I'll try to get some better pics when I rebuild it with all the heat elements etc
 

Attachments

rq3

Senior Member
#7
Hi Everyone
long story short
I have lots of left over pieces of HDPE 2" Poly pipe but instead of throwing the poly away I figured
I could try making a poly mold ejector ...so I did and it kinda worked but needs to be better
I'll take some pictures for future when i get a chance but i'm using these high temp sensors
https://www.ebay.com/itm/1Pc-SPI-MA...377488226?epid=2131218021&hash=item44130e6b62
and when I connect them(sensors) to my ejector and have the sensors touch the mold metal they don't sense the temperature
so I have the sensors held in the air next to the metal with out touching any metal ...and since i'm trying to read the temp of the metal where the poly needs to melt, my question is ...do they make some sort of contact silcon I can put inbetween the sensor and metal so the high temp sensor will work?
then I can control all the heat from a picaxe 20m2 or the best chip in my words 20X2
I'm running temperatures at around 430F to 600F....so in other words
poly melts at around 400 degrees F (I will have to adjust the temp per speed of poly running thru)
in a cylinder metal pipe I plan on using 5 - 10 electric elements and use 5- 10 high sensors so the picaxe can/will keep perfect temp
at each section of heat pipe for melting down the poly
and at the end of the day I can make whatever I want with poly...then sell it and buy more picaxe chips :) .....I mean
buy more 20X2 picaxe chips.

Now I'm back to learning 101 ways to ruin a turkey

Dow Corning DC-4 silicone grease is good to about 400 degrees F. It will work above that, but gets pretty thin and runny. Available at any auto parts store, and commonly used as a thermal contact grease.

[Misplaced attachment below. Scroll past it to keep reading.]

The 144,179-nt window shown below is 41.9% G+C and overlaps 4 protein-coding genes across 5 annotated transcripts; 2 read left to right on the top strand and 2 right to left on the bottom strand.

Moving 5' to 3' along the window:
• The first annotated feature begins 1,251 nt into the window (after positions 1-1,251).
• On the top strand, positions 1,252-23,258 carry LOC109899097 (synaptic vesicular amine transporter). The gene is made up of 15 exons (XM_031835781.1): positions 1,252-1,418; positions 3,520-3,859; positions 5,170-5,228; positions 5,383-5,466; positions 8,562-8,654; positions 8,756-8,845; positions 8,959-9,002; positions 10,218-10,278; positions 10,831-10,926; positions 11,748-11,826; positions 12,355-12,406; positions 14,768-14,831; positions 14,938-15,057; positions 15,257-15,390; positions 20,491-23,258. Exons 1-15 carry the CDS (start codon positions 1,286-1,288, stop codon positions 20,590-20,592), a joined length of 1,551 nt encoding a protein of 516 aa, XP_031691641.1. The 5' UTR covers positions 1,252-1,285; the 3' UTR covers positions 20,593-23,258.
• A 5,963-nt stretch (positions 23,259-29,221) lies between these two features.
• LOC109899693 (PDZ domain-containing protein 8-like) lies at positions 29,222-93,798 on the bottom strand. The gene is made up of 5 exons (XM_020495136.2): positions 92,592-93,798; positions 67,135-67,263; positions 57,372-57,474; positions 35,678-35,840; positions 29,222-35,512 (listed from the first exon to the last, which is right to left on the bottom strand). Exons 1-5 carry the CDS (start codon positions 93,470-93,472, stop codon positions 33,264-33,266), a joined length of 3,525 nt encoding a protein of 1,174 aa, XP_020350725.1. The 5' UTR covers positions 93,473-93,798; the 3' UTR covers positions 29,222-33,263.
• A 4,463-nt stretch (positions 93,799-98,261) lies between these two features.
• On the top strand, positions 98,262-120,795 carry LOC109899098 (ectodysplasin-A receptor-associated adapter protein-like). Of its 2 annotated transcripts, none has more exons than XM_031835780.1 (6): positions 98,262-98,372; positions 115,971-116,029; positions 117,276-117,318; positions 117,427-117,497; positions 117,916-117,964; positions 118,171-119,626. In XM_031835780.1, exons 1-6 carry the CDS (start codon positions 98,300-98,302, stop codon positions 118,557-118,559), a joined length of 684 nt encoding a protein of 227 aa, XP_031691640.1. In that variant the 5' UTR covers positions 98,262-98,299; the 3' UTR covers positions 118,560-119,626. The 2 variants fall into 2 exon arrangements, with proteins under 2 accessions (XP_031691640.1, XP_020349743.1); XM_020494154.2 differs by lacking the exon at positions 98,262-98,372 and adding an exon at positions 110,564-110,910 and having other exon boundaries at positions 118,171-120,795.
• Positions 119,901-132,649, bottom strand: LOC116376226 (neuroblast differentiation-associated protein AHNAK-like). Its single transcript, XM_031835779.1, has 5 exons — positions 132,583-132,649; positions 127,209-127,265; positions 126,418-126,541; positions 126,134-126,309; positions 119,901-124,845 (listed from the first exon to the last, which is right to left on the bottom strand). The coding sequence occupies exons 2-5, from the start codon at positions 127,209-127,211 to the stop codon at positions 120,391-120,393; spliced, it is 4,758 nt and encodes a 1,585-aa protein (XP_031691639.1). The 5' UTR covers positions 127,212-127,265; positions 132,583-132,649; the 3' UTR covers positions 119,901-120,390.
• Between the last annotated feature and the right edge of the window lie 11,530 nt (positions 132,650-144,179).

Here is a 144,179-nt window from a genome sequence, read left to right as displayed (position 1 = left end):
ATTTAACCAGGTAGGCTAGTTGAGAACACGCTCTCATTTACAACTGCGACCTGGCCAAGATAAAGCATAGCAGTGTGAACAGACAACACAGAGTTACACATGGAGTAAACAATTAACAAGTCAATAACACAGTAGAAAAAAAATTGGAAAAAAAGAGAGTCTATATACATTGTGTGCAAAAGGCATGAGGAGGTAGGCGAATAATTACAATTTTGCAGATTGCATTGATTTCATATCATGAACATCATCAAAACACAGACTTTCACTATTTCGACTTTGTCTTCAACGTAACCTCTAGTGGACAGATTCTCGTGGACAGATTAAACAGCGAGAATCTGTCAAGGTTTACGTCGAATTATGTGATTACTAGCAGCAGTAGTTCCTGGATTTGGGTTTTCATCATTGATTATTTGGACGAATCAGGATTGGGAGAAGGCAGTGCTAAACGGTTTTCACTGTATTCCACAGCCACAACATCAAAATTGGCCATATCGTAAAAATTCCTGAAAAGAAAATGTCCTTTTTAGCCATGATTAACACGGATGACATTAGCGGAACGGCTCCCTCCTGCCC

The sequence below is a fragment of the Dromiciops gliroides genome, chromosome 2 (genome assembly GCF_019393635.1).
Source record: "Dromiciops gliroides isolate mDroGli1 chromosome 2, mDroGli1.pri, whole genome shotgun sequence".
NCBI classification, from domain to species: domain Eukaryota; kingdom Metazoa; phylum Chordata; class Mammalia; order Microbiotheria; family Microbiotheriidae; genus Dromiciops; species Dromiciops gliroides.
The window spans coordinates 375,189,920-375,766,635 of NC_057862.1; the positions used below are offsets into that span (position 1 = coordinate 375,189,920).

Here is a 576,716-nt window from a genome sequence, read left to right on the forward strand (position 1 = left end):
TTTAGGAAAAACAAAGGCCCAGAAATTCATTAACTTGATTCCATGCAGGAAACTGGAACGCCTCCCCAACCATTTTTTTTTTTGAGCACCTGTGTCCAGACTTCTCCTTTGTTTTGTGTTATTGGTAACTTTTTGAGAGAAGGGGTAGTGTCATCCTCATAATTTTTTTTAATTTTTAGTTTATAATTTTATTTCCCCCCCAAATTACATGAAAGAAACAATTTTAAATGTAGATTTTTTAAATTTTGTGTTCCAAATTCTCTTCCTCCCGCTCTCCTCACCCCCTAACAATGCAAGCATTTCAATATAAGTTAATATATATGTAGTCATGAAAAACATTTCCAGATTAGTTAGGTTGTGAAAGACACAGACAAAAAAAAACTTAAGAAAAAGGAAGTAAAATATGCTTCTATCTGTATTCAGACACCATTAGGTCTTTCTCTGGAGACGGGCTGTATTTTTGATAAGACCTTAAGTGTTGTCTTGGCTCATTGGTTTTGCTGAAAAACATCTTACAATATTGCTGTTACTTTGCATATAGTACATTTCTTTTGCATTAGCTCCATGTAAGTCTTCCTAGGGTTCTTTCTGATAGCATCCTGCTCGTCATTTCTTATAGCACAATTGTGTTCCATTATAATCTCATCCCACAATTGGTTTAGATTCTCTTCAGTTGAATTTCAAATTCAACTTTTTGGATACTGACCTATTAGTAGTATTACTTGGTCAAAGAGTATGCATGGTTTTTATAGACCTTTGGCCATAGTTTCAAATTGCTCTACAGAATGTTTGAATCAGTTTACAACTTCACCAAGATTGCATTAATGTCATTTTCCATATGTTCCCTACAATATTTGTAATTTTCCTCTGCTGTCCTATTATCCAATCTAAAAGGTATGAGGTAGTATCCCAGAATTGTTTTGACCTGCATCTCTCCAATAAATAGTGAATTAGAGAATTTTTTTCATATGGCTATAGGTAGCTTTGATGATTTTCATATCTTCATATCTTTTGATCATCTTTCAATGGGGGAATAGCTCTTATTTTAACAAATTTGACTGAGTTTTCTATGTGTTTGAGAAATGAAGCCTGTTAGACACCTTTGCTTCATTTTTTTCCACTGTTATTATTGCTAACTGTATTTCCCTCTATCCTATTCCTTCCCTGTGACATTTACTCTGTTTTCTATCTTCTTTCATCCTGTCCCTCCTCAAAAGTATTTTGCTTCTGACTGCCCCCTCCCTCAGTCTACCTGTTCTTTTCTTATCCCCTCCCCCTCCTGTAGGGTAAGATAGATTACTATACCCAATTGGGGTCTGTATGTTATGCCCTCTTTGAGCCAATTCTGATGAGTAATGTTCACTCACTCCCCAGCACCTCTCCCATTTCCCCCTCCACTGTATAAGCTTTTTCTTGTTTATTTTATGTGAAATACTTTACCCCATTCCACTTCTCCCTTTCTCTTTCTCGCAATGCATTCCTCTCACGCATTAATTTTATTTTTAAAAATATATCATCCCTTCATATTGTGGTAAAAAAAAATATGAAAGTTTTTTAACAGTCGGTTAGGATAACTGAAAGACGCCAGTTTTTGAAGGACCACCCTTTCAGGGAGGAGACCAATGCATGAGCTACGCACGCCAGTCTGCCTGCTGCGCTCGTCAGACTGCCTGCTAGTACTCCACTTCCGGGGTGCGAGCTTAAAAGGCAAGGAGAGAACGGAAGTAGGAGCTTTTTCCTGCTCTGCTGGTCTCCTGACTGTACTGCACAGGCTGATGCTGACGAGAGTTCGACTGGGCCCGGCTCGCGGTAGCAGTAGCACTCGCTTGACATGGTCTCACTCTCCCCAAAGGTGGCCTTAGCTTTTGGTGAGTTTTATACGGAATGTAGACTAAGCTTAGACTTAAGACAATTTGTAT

Chemours Krytox greases are good to at least 750 degrees F. Be seated when you check the price.
 

newplumber

Senior Member
#8
Dow Corning DC-4 silicone grease is good to about 400 degrees F. It will work above that, but gets pretty thin and runny. Available at any auto parts store, and commonly used as a thermal contact grease.

Chemours Krytox greases are good to at least 750 degrees F. Be seated when you check the price.
Thats funny ... I always try to be seated even when I need to install a vent pipe thru a roof :)
the older i get....the more I see turtles winning races
 

newplumber

Senior Member
#10
Your thermocouple sensor from Ebay is not a contact probe ! It must be screwed into material.
ok ... I'm going to thread them into my heat plate of course after they show up from china.
it would be cool to maintain perfect heat at all areas of the heat plate tube

FWIW If this press with a heat plate fails to work out as expected I have a back up plan
which seems to cost more but results are guaranteed! and that is to use 50 ton+ press with much stronger
plates and in theory will crush the poly into any shape I want.....but its funner watching the picaxe chip
wiz out the sensors and all heat controls